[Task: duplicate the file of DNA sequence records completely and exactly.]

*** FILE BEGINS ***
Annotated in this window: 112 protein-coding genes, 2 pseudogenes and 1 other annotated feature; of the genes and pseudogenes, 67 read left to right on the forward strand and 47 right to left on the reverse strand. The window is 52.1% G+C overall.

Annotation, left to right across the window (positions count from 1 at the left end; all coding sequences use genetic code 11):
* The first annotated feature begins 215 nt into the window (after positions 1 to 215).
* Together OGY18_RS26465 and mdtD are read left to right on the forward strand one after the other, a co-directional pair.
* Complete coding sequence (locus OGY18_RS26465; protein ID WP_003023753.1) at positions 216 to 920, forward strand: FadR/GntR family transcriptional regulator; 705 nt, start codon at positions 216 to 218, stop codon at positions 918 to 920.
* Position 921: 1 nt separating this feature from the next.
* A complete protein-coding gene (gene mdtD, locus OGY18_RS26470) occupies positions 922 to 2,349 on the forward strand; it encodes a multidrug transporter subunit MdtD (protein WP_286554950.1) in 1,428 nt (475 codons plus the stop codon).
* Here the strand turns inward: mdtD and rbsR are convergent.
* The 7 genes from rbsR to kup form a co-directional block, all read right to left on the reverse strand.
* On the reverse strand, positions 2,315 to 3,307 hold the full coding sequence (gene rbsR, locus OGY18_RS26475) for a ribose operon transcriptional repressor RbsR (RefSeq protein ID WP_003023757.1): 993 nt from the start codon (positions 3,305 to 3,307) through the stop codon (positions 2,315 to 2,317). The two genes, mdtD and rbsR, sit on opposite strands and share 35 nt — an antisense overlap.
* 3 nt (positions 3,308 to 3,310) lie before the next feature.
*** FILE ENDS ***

Annotated in this window: 112 protein-coding genes, 2 pseudogenes and 1 other annotated feature; of the genes and pseudogenes, 67 read left to right on the forward strand and 47 right to left on the reverse strand. The window is 52.1% G+C overall.

Annotation, left to right across the window (positions count from 1 at the left end; all coding sequences use genetic code 11):
* The first annotated feature begins 215 nt into the window (after positions 1 to 215).
* Together OGY18_RS26465 and mdtD are read left to right on the forward strand one after the other, a co-directional pair.
* Complete coding sequence (locus OGY18_RS26465; protein ID WP_003023753.1) at positions 216 to 920, forward strand: FadR/GntR family transcriptional regulator; 705 nt, start codon at positions 216 to 218, stop codon at positions 918 to 920.
* Position 921: 1 nt separating this feature from the next.
* A complete protein-coding gene (gene mdtD, locus OGY18_RS26470) occupies positions 922 to 2,349 on the forward strand; it encodes a multidrug transporter subunit MdtD (protein WP_286554950.1) in 1,428 nt (475 codons plus the stop codon).
* Here the strand turns inward: mdtD and rbsR are convergent.
* The 7 genes from rbsR to kup form a co-directional block, all read right to left on the reverse strand.
* On the reverse strand, positions 2,315 to 3,307 hold the full coding sequence (gene rbsR, locus OGY18_RS26475) for a ribose operon transcriptional repressor RbsR (RefSeq protein ID WP_003023757.1): 993 nt from the start codon (positions 3,305 to 3,307) through the stop codon (positions 2,315 to 2,317). The two genes, mdtD and rbsR, sit on opposite strands and share 35 nt — an antisense overlap.
* 3 nt (positions 3,308 to 3,310) lie before the next feature.